There's two things. One, be informed about your operation, and I'll talk about that. And B, have the ability to turn on the dime for any course correction. So what does all that mean? We talked about this, a Triple Aim piece again, and the ability to understand and measure and articulate those three metric areas. What is your patient satisfaction index, and really understand the metrics of what's driving that. Understand the economic side of your spend and what's not only what's driving that, but how do you compare with competitors and benchmark statistics, those two. And thirdly, most importantly is your ability to execute a remedy or a plan for course correction if either two of those are out of sequence. And what we found, at least my personal opinion, is that in many cases, the ability to understand where you are in those two arenas, patient experience arena, what's your performance and what's your economic performance. There's, we need to continue to help our members to do that and understand and measure with any course correction things. So be, be informed, and be proactive in terms of course correction. Again, that two day length of stay that we talked about is a short stay, and your impression of staying for two days will have huge implications down the road thereafter related to what you're going to share it with your family and as you know today, the whole notion of public media and taking a picture of your food on your tray and then within seconds it's out to how many friends you have on Facebook has huge implications. So two things: be informed on what is the measurements on patient experience, how you measure it, what's driving it, and the economic side and the ability to make change if necessary.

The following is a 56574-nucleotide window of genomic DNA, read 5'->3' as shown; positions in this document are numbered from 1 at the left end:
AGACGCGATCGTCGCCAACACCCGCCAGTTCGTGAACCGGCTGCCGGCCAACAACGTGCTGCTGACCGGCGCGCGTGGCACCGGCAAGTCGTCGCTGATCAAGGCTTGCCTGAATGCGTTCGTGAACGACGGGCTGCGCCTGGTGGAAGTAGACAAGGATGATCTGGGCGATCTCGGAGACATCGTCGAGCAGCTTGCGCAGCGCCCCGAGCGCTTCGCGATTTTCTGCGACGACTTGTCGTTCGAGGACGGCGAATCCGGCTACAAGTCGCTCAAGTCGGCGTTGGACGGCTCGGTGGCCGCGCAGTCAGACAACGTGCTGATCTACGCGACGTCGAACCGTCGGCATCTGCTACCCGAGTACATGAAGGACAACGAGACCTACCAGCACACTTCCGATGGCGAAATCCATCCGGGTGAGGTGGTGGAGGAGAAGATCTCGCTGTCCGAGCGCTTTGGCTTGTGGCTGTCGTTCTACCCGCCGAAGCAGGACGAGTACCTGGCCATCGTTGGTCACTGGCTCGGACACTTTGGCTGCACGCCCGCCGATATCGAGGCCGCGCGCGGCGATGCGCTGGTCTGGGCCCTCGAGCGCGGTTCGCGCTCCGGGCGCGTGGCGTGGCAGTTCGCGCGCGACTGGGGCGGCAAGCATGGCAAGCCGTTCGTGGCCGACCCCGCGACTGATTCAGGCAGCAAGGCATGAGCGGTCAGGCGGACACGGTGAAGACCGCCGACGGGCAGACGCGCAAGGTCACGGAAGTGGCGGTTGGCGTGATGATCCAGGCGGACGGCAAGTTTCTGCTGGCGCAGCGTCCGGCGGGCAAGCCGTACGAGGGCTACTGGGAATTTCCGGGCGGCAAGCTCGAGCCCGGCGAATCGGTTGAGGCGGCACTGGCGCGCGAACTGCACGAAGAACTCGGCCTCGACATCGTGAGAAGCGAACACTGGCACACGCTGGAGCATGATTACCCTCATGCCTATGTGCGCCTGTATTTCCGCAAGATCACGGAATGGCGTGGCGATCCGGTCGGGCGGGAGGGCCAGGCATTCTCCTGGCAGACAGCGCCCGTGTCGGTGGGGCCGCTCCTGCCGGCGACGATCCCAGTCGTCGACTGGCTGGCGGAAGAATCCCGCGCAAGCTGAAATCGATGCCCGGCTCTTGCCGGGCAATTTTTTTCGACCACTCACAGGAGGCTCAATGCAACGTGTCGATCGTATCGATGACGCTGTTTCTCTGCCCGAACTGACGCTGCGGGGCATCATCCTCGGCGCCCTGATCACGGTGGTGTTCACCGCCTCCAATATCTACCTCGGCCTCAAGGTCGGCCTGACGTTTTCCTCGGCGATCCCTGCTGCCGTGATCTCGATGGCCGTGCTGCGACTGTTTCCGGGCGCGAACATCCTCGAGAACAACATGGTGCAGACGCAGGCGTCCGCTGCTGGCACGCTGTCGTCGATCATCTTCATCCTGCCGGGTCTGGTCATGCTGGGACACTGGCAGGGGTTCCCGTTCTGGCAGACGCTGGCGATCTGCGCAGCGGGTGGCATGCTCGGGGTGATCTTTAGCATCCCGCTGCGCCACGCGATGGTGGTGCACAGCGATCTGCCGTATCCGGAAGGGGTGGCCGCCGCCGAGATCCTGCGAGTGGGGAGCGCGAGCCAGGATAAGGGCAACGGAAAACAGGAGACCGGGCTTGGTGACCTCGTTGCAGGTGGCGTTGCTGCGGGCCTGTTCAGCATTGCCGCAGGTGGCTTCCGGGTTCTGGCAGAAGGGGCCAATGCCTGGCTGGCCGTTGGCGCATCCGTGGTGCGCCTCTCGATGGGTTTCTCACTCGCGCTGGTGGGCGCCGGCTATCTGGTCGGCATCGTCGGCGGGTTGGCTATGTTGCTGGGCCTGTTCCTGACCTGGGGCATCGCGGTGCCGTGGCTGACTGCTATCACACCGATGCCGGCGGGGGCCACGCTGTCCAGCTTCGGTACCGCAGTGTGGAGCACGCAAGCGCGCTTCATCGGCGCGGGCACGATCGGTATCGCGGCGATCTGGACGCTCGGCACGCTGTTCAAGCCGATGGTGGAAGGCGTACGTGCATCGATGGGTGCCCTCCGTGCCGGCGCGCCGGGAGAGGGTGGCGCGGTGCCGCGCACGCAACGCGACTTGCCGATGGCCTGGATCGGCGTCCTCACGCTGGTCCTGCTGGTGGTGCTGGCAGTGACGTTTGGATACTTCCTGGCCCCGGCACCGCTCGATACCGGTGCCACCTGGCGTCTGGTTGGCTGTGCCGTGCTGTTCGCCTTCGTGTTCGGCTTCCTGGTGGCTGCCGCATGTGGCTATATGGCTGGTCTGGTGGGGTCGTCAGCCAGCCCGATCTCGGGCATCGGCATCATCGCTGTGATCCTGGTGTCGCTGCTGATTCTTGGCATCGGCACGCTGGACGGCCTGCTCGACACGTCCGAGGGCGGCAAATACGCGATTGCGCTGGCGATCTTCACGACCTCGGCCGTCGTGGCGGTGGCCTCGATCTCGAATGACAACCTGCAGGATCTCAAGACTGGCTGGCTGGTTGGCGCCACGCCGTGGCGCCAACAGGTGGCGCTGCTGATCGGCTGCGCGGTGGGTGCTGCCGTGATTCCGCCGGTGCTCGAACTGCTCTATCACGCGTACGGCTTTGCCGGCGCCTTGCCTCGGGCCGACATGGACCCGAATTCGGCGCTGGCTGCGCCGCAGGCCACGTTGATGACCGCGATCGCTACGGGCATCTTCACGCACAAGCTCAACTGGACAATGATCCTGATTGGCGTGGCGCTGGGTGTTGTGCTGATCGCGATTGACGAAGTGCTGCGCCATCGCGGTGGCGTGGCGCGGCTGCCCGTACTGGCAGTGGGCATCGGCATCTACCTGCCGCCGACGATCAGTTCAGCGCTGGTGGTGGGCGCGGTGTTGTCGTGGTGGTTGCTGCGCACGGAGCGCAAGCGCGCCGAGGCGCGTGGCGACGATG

Speaker 1:

Great. Well thanks, Peter. I think that's, it's been pretty enlightening and some things I think again, what we wanted to kind of share with folks is just the importance of the entire healthcare and food service dynamic. And how it's so important to so many aspects of the healthcare experience, patient satisfaction in terms of how folks view the experience in your facility, but also in terms of just the population health and treating people before they even get to the hospital. So it's, it's, it's got so many different aspects. So I'm glad we were able to kind of talk and touch upon a lot of those and hopefully our listeners will gain a little bit more from that. So I'm thrilled that you had some time to sit with us. I appreciate it. And, uh, we'll talk again soon, I'm sure. Thank you very much. This has been the Illuminated Path podcast, shining a light on healthcare's best operational practices and we hope to talk and walk along the illuminated path once again with you. Thanks very much. If you've enjoyed this episode, make sure you subscribe to the Illuminated Path podcast wherever you listen to podcasts. To learn more about Peter or Intalere, check out our show notes and visit our website at Intalere.com. And follow us on LinkedIn, Twitter, and Facebook to learn when the latest episodes will be available and to keep up with all things Intalere.